Pay The Extra Money
There’s no point of having an alarm system if it doesn’t make a loud enough noise. Yes, some of the alarms will go straight to the police station, but, there’s an option for an outdoor alarm too.
Gruden says that it’s ridiculous people will pay for a good alarm system, but not be willing to pay enough to have an outdoor alarm. If your neighbors can hear it, they might be able to get a license plate or a facial feature.
The Time Limit
If you’re a successful thief, like Gruden, you’re only going to be in the house for around 5-7 minutes tops. This means that the chances of someone coming home are VERY slim.
He also doesn’t have a lot of time to rummage through the house. Most will go straight to the master bedroom. So, if you can keep the master bedroom clean of any expensive jewelry or cash, you might be able to make the burglar think there’s nothing else to grab.
The Overlooked Room
The next stop for Gruden once he’s in your house would be the office. A lot of the time, the office is home to a work credit card or a personal credit card.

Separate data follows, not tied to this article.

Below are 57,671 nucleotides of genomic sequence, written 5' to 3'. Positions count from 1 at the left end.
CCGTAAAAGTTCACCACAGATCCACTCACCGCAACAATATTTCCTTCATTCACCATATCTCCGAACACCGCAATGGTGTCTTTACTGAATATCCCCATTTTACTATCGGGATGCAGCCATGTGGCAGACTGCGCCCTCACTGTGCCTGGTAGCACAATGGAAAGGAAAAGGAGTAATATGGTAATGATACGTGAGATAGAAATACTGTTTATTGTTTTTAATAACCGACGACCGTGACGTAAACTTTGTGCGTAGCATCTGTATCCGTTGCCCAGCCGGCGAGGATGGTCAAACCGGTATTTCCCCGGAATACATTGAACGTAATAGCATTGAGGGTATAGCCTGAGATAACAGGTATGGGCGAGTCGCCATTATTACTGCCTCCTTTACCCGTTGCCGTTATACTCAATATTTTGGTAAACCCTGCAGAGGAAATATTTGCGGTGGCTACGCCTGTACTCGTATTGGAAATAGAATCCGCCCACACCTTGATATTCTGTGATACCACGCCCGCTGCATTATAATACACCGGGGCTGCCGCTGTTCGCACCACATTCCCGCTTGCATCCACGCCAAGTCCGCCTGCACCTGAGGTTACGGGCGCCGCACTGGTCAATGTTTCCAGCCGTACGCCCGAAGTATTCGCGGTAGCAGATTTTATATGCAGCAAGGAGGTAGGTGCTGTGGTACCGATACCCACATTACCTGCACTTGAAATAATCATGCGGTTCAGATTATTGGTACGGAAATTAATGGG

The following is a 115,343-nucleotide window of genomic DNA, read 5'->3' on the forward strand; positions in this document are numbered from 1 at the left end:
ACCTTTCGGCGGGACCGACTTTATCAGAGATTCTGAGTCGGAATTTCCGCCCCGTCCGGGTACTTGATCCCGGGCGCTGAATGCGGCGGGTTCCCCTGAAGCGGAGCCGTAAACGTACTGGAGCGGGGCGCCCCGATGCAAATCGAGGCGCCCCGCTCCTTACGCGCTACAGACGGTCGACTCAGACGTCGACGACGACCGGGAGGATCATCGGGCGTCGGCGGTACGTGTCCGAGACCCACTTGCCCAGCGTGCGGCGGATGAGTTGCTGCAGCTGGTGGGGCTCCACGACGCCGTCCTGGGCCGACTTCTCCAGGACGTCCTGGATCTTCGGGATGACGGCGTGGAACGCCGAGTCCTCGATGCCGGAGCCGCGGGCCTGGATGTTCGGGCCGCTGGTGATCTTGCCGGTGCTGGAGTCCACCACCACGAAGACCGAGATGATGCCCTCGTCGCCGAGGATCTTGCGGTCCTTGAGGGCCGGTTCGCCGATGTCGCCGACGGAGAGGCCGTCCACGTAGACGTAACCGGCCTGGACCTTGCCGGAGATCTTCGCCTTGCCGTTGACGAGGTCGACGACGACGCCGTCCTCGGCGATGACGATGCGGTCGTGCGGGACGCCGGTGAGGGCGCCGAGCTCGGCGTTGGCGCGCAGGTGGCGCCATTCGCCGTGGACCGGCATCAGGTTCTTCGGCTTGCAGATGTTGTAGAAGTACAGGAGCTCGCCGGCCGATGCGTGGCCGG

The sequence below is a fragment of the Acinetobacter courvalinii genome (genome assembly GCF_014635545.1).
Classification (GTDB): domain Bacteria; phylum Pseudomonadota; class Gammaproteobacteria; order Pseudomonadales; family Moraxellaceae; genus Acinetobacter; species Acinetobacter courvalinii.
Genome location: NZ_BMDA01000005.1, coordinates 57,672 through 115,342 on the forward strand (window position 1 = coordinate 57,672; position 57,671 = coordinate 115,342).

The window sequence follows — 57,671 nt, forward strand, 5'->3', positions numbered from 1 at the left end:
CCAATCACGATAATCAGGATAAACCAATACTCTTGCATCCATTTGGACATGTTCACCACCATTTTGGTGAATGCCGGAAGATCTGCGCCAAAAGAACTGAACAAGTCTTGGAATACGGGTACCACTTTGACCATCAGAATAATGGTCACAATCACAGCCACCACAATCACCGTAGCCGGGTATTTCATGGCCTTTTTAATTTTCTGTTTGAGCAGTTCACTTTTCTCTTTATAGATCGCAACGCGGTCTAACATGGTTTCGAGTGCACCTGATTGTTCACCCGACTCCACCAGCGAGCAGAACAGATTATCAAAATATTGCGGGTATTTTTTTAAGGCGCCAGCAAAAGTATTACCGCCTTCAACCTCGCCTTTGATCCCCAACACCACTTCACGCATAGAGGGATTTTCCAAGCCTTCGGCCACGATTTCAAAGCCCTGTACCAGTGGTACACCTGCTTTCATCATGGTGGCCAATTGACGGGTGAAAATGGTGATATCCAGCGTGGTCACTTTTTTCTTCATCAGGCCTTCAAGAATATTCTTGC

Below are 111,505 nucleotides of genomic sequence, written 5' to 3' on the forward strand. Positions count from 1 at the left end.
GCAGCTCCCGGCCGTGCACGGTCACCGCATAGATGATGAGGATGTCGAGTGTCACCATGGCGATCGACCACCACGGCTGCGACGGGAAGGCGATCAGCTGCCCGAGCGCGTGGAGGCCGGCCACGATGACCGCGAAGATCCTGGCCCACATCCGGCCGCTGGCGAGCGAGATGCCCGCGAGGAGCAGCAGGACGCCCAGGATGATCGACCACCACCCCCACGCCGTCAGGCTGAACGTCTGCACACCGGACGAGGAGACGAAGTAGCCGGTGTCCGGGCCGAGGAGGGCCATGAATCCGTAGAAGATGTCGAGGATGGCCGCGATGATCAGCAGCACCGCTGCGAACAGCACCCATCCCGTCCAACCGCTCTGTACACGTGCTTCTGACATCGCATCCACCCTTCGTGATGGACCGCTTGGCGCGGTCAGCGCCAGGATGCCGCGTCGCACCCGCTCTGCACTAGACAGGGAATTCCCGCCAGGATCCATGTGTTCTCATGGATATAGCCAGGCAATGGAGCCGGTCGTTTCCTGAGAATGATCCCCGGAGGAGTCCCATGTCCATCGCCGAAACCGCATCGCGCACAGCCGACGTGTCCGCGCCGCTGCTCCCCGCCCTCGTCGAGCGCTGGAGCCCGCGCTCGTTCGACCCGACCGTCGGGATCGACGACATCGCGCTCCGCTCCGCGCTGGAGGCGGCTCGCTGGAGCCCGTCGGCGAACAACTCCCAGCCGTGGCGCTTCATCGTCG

Not only that, but people will leave their financial records which can be easily manipulated. Gruden says that the office is probably the most overlooked room in the house for the occupants, but not the burglars. It’s the second stop.
So Where Would He Keep It?
Gruden makes note that if you want to keep your jewelry safe, you should probably keep it in the garage. Don’t put it in the fridge or in another room in the house.
Put it in the garage and hide it in a toolbox. Most burglars are looking for easy, expensive stuff they can carry with them. The garage has a lot of bulky items and it’s usually too chaotic to spend time looking through.
Keep Your Windows Shuttered
Gruden’s number one tip to keep your house safe was to shutter the windows. All of them. Don’t get lazy and leave small bathroom windows un-shuttered because those are the biggest targets for a good thief.
You don’t want your alarm system to be visible from a window or a door. If a burglar can plan out exactly how he or she is going to disarm your system, you’re making their job easy.
Stickers On The Front Door
The most important tip to keep your house safe is to ensure that you have stickers or signs on your front door.
The sticker needs to say that you have your alarm system up to date. Thieves want to be in and out of your house in the easiest way possible. If you can someone show the burglar that it’s not going to be smooth sailing if you try to break in, you’ll succeed.